Lancaster launching UK’s first Master’s in Political Ecology

Lancaster becomes the first UK University to offer a Master’s in Political Ecology – exploring the relationship between humans, nature and politics to create a more just and sustainable future.

The new postgraduate programme in Political Ecology will not only give students intellectual tools to make sense of some of the most pressing issues in the world today, but will also provide practical skills to enable them to change the world for the better, according to the Director of Studies, Dr John Childs.

‘There is an increasing realisation that the way environmental change plays out isn’t even: some people win, and some people lose. We will explore justice and power from different perspectives on a whole range of issues, from what a new green economy might look like, to debates around resources extraction and water use.’

Lancaster University is one of Europe’s leading centres in Political Ecology with one of the UK’s largest groups of researchers, and has recently appointed Professor Frances Cleaver as the country’s only Professor of Political Ecology. Lancaster researchers were instrumental in the creation of POLLEN, the international network of political ecologists. John sees the new degree as a key element in the developing Lancaster School of Political Ecology: ‘The students, who we hope will come from across the world and across many different disciplines and sectors, will be a huge part of shaping the school and giving it definition.’

Professor Cleaver, who heads the Political Ecology group in the Lancaster Environment Centre and is an expert in the governance of natural resources, explains that the subject ‘is like peeling an onion’, revealing the different perspectives and layers of power involved in an issue.

‘Take a subject in my area, like how farmers use ground water for irrigation: there are a whole lot of actors involved, both natural and human. Irrigation has implications for food security, who gets access to the food produced? There is a natural and physical element as water is embedded in ground and rock and may need infrastructure to extract it: who owns and markets those technologies? There is a cultural and societal aspect: is there indigenous or localised knowledge that is influential in shaping water use and how is agriculture organised – in families or communities or via business interests? Then there may be national and international legislation about ground water use and local politics about who can turn on the irrigation flows , who has the right to a share of the water.’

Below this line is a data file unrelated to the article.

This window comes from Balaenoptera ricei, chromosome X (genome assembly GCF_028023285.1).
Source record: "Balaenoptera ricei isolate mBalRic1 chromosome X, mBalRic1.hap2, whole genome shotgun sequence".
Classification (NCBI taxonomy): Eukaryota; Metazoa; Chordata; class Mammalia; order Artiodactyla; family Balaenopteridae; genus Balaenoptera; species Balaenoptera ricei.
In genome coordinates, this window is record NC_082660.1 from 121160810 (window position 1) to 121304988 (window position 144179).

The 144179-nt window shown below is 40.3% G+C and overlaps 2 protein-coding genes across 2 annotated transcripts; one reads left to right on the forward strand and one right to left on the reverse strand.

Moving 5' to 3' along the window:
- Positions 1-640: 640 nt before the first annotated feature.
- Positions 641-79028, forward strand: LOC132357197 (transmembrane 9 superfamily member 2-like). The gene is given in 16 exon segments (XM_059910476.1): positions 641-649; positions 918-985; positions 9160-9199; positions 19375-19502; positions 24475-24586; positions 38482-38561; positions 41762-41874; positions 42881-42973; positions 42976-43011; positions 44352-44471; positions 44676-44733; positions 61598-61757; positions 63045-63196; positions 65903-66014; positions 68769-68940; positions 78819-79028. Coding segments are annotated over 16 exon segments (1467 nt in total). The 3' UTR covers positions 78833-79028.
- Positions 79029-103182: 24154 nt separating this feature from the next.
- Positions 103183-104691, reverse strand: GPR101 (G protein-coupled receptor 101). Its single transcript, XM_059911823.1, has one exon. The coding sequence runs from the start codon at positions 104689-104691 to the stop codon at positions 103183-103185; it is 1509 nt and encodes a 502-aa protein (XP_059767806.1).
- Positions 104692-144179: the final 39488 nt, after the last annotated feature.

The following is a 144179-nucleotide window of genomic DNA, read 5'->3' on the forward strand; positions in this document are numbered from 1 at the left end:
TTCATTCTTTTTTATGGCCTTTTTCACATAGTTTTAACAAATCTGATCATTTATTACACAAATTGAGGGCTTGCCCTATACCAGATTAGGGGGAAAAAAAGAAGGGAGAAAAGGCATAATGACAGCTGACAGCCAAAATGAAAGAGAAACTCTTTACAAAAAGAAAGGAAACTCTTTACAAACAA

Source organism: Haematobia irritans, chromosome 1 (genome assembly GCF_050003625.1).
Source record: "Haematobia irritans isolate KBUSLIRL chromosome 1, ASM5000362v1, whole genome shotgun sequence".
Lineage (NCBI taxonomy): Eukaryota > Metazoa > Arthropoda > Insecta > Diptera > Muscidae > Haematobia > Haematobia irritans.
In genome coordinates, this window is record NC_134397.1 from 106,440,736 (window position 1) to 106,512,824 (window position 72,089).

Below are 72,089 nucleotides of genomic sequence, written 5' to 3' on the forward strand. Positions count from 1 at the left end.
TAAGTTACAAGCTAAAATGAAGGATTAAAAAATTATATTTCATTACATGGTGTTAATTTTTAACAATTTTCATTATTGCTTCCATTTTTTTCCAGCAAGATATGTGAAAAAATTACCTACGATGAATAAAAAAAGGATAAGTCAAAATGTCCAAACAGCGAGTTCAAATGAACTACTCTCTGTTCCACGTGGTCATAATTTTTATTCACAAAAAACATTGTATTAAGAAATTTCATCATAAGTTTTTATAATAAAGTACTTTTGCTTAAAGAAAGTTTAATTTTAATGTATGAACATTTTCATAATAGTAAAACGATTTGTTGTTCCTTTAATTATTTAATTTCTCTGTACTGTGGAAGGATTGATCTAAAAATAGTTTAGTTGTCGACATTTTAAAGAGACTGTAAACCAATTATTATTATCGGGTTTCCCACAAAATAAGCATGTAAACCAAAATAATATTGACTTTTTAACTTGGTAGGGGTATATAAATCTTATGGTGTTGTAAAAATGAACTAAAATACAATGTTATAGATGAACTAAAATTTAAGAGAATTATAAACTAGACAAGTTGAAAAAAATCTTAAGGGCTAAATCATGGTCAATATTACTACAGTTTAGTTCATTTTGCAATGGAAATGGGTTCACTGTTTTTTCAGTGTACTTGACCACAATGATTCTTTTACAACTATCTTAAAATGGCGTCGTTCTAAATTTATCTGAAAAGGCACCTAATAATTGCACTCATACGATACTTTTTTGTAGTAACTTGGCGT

The degree, which is now recruiting students for October 2021, is aimed at anyone interested in the politics of the environment, from new graduates to those already working in the environmental sector who want to deepen their knowledge, understanding and skills. This range of viewpoints will be reflected in the course content as well.

‘One of the things we will be doing is to really engage with activist networks, as well as with policy groups and traditional actors such as governments, business and NGOs,’ says Dr Childs. ‘These communities bring so many skills and talents.

‘We will also engage with local and national communities over issues of contemporary interest. For instance, we hope to explore fracking, a debate we have on the doorstep, or consider what a decolonial approach to the environment looks like in a place like Lancaster, with its history of involvement in the slave trade. For dissertations, we will be responsive to the world around us, looking to hook students up with active groups dealing with live issues.

‘This combination of a critical academic approach and an activist practitioners’ approach, building conversations across different worlds, is a key element of the programme’, explains Professor Cleaver. ‘It will bring together different views to increase understanding across disciplines and sectors.’

While she expects many of the students to have a social sciences background, she believes it will also be attractive to physical scientists who want ‘a more critical understanding of scientific claims to truth.

‘In water projects, for instance, you get quite a lot of people with first degrees in engineering or hydrology, who know from their practice that the techno-managerial approach they have learned isn’t the whole story, that they need something to help them make sense of the complex world they see and understand why projects often don’t work out as intended.

“And it’s not just about making sense of the world, but about doing something positive, wanting it to be better and to be part of the transformation to more sustainable and more just futures.’

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